by Caitlin O’Donnell

Losing abilities one depends on, even temporarily, is a huge blow. The stress of court, missing work and mounting medical bills are only the beginning of the emotional and psychological impact of injuries. Victims often become depressed, undergo the grieving process or even develop PTSD. Below are some tips to protect a person’s mental health as they recover from an injury.

  • Keep a journal. A journal can help an injured person release painful emotions, express themselves freely and document everything so it will be straight in their mind when it is time to go to court.
  • Create a new routine. A lack of structure causes many injured people to start feeling depressed. Getting up at the same time every day with some semblance of a plan can help the victim feel more control over their life.
  • Set reasonable goals for recovery. Consider the doctor and physical therapist’s timeline for healing. Being unable to do things they used to, especially things they loved, is another factor that leads accident victims to feel depressed. Focusing on recovery goals can temporarily replace other goals the victim is used to focusing on and fill that void. It helps to set SMART goals—Specific, Measurable, Achievable, Relevant and Time-bound.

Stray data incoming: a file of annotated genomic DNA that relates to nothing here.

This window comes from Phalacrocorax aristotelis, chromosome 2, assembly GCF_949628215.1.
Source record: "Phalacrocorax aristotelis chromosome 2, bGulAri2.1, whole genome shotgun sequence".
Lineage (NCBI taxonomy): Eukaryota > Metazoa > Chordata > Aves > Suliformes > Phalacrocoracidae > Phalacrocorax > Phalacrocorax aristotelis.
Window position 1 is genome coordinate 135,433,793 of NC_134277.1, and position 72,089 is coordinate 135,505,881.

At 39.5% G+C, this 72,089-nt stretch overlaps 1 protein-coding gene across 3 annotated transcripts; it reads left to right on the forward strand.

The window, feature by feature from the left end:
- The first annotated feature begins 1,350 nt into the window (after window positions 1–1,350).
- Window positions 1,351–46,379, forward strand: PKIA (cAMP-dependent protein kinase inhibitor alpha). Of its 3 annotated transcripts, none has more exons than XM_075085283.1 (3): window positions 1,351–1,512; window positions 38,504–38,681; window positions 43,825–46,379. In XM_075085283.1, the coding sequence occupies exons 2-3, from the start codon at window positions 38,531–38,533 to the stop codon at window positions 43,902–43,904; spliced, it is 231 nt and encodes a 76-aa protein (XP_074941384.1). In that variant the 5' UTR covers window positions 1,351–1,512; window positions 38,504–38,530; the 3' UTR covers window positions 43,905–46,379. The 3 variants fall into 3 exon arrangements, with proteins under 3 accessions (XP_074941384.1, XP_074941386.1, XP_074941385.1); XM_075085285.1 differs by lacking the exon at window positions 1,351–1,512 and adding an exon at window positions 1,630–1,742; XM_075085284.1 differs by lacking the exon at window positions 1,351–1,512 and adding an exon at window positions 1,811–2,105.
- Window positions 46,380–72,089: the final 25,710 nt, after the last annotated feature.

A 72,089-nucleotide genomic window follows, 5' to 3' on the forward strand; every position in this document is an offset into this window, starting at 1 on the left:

• Keep spirits up. Many people who are healing benefit from optimistic mantras, watching a funny movie, keeping a gratitude journal or reading a good book, for example.
  • Don’t push through the injury. Doing so often lengthens recovery time. Only the injured party really knows when they are at their limit or able to do more. It is vital for them to listen to their bodies above all else and also follow the doctor’s orders. Ignoring doctor’s recommendations can also harm their case in court.
  • It is normal for an injured person to grieve for their well-being or feelings of safety. The grieving process includes denial, anger, bargaining, depression and acceptance. It does not necessarily follow the same order for everyone, and it may repeat some phases.
  • Pay attention to emotional symptoms. Slow improvement is improvement, no matter how small. Showing no emotional improvement after a month could indicate the accident caused PTSD.
  • Stay in touch with friends and family. Injured people tend to isolate themselves, which worsens the negative feelings the injury caused. Socializing can provide a listening ear, keep the victim’s mind off their injury for a while, provide emotional support, assist with care and more.